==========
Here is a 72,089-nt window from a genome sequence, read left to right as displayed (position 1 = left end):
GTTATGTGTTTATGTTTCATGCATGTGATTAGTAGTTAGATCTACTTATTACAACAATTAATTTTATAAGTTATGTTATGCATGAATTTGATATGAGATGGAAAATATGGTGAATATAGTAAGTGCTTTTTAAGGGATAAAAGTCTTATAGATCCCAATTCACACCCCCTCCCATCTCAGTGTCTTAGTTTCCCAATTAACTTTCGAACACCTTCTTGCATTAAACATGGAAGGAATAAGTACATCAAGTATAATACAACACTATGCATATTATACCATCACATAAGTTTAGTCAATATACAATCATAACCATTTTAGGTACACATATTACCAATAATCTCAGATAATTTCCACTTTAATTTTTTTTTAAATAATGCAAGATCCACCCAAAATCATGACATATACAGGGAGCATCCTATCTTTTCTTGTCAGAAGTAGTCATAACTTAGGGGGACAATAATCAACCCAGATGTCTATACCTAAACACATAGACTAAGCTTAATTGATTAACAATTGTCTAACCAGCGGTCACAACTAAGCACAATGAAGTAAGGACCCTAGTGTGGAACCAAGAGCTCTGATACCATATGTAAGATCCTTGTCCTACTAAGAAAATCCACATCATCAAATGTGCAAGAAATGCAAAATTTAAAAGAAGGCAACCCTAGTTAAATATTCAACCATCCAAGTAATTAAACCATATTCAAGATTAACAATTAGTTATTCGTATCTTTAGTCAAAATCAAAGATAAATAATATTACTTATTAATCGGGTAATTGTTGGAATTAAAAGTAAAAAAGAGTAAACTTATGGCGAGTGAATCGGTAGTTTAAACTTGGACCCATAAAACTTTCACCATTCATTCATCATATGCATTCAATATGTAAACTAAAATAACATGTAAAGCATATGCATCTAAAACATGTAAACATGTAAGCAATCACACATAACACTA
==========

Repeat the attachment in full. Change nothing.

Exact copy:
Here is a 72,089-nt window from a genome sequence, read left to right as displayed (position 1 = left end):
GTTATGTGTTTATGTTTCATGCATGTGATTAGTAGTTAGATCTACTTATTACAACAATTAATTTTATAAGTTATGTTATGCATGAATTTGATATGAGATGGAAAATATGGTGAATATAGTAAGTGCTTTTTAAGGGATAAAAGTCTTATAGATCCCAATTCACACCCCCTCCCATCTCAGTGTCTTAGTTTCCCAATTAACTTTCGAACACCTTCTTGCATTAAACATGGAAGGAATAAGTACATCAAGTATAATACAACACTATGCATATTATACCATCACATAAGTTTAGTCAATATACAATCATAACCATTTTAGGTACACATATTACCAATAATCTCAGATAATTTCCACTTTAATTTTTTTTTAAATAATGCAAGATCCACCCAAAATCATGACATATACAGGGAGCATCCTATCTTTTCTTGTCAGAAGTAGTCATAACTTAGGGGGACAATAATCAACCCAGATGTCTATACCTAAACACATAGACTAAGCTTAATTGATTAACAATTGTCTAACCAGCGGTCACAACTAAGCACAATGAAGTAAGGACCCTAGTGTGGAACCAAGAGCTCTGATACCATATGTAAGATCCTTGTCCTACTAAGAAAATCCACATCATCAAATGTGCAAGAAATGCAAAATTTAAAAGAAGGCAACCCTAGTTAAATATTCAACCATCCAAGTAATTAAACCATATTCAAGATTAACAATTAGTTATTCGTATCTTTAGTCAAAATCAAAGATAAATAATATTACTTATTAATCGGGTAATTGTTGGAATTAAAAGTAAAAAAGAGTAAACTTATGGCGAGTGAATCGGTAGTTTAAACTTGGACCCATAAAACTTTCACCATTCATTCATCATATGCATTCAATATGTAAACTAAAATAACATGTAAAGCATATGCATCTAAAACATGTAAACATGTAAGCAATCACACATAACACTA